Women's Health

Women, Still Major Victims of Sharp Disparities at Workplaces

Reducing gender disparities at workplaces by 25 per cent by 2025 could inject nearly 5.8 trillion dollars into the global economy and boost tax revenues, according to a United Nations report, ahead of the UN Labour Organization’s Summit on "A better future for women at work" on June 15.

The “Shocking” Reality of Child Marriage in the U.S.

While stories of child marriage are commonly associated with the Global South, lesser known are the cases closer to home: in the United States.

AIDS Pandemic Far From Over: 37 Million Living with HIV Globally

During the process of developing the Sustainable Development Goals it was clear to me how relevant and innovative the approach to ending AIDS had been and how important it would continue to be.

Africa Drives Global Action Against Mercury Use

With a new international treaty, an increasing number of African countries are committing to phasing out mercury, a significant health and environmental hazard.

Time To Focus On ‘Hidden Hunger’

As World Hunger Day May 28 approaches, it is time for us all to redouble our efforts to reach the goal of Zero Hunger by prioritizing the battle against micronutrient deficiency. If the international community pulls together this year to incorporate proven solutions such as biofortifying crops into the UN framework for sustainable development, we could reduce malnutrition on a truly global scale.

Menstrual Health and Vitality: Breaking the Silence, Stemming the Flood

Menstruation matters to everyone, everywhere. But it still matters so much more to women and girls, who have historically been asked to bleed in stoic silence so that no one even knows they have their period.

The ‘Public’ in Public Health


 

The discourse must move beyond a top-down approach to listen to the people and formulate best insurance practices

Sexual Violence as a “Threat to Security and Durable Peace”

Sexual violence is increasingly used as a tactic of terrorism and thus must be addressed as a peace and security issue, officials said at a United Nations Security Council meeting.

Kenya’s Drought: Response Must Be Sustainable, Not Piecemeal


 

A malnutrition emergency Food security in Kenya has deteriorated significantly since the end of 2016. UNICEF reports a significant increase in severe acute malnutrition. Nearly 110,000 children under-five need treatment, up from 75,300 in August 2016.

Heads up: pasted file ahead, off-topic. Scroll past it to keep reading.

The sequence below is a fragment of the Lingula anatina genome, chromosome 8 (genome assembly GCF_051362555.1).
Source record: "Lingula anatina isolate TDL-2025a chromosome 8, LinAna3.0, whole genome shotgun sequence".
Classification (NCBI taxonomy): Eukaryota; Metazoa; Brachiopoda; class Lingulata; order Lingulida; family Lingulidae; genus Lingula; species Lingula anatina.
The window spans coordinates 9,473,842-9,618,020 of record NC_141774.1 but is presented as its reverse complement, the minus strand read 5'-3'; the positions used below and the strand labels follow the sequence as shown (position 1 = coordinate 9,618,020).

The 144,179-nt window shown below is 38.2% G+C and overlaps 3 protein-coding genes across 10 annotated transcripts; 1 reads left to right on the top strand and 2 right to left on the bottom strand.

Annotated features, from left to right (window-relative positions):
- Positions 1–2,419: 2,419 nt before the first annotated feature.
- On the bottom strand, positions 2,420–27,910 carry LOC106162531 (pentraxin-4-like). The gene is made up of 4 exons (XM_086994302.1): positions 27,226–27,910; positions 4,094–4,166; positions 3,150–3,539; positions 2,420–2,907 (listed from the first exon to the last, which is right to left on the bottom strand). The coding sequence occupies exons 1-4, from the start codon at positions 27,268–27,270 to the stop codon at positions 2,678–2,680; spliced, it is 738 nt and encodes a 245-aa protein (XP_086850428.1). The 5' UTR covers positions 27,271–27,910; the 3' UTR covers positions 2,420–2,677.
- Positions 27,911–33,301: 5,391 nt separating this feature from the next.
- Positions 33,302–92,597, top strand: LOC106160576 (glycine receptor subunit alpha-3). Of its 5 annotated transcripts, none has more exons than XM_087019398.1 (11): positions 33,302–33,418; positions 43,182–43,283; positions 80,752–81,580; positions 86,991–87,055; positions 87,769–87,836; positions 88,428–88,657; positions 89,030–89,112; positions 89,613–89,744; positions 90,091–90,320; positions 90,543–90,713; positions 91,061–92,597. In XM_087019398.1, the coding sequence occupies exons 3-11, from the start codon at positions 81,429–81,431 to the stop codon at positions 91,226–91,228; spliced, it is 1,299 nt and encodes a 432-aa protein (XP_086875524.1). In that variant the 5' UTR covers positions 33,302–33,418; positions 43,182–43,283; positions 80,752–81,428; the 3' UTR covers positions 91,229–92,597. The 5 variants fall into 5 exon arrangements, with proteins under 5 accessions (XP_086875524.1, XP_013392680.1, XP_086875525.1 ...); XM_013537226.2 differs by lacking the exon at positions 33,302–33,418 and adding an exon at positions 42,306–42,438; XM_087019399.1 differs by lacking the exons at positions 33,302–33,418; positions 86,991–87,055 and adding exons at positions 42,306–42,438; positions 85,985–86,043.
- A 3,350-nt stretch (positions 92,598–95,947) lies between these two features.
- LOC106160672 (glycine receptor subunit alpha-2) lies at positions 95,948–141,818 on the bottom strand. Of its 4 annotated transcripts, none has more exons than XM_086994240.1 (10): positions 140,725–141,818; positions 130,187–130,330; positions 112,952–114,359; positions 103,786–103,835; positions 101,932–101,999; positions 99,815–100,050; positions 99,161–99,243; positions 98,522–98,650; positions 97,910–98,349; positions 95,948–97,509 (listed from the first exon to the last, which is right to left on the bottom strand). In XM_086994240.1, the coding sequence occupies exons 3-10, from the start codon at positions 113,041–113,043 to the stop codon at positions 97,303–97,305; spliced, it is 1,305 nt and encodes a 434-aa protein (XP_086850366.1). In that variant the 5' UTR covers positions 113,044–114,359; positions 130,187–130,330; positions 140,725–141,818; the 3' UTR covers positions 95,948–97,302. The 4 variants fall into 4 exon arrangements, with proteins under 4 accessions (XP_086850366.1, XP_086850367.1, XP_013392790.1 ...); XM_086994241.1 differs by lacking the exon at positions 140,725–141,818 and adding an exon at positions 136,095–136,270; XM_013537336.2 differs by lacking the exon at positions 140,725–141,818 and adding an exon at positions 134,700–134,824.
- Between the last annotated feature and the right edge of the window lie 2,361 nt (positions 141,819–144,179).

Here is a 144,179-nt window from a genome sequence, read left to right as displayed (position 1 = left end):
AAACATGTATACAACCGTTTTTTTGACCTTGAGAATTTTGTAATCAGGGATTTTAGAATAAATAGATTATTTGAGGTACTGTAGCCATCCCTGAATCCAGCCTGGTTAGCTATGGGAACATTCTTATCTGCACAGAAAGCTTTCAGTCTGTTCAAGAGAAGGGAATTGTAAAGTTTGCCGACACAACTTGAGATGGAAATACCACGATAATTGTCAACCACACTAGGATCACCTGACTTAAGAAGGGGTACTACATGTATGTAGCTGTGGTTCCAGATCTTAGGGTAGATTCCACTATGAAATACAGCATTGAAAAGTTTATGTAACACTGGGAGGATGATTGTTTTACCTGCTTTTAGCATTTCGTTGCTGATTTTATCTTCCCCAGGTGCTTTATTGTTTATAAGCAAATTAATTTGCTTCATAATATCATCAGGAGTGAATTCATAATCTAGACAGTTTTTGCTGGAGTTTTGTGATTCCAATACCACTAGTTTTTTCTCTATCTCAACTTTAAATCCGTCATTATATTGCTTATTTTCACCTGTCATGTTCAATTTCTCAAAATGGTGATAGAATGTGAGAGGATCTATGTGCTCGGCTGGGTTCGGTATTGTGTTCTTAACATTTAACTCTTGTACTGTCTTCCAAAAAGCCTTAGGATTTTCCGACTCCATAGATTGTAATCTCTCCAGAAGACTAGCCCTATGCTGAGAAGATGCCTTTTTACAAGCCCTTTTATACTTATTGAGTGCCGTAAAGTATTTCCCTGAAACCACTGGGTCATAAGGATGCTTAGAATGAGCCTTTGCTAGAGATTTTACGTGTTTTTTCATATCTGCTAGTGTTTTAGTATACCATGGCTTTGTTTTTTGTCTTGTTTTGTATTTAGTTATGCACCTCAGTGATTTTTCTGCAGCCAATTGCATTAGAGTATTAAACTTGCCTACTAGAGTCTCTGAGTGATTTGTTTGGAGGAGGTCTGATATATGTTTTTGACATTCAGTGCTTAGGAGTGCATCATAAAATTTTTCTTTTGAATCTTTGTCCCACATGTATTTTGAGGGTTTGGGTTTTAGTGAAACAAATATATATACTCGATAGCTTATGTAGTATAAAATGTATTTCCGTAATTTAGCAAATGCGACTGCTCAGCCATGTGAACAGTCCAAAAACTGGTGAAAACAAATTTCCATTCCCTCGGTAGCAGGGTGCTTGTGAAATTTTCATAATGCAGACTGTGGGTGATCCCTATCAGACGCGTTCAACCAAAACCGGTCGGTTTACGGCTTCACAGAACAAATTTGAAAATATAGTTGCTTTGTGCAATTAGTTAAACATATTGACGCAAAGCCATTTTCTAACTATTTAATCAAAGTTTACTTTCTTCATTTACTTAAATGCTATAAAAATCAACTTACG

Civil Society: “Everyday Things Are Getting Worse” for Children in Yemen

Persistent attacks on health care in Yemen is severely impacting children’s well-being, civil society detailed at the launch of a report.

Mind the Treatment Gap

Implementation of the Mental Healthcare Act will require a restructuring of health-care services The Mental Healthcare Bill, 2016, which was passed in the Lok Sabha on March 27, 2017, has been hailed as a momentous reform. According to the Bill, every person will have the right to access mental health care operated or funded by the government; good quality and affordable health care; equality of treatment and protection from inhuman practices; access to legal services; and right to complain against coercion and cruelty. The Bill also empowers a mentally ill person to choose a treatment and her/his nominated representative, decriminalises attempted suicide, prohibits the use of electroconvulsive therapy (ECT) to mentally ill adults without the use of muscle relaxants and anaesthesia, and contains provisions for care, treatment and rehabilitation for those who have experienced severe stress and attempted suicide. While these are laudable and ambitious objectives as they address major concerns of mental health care, there have been some critiques drawing attention to the lack of funds, trained personnel, and insufficient emphasis on community care. The ground reality, however, suggests that these objectives are not just overambitious but an overkill.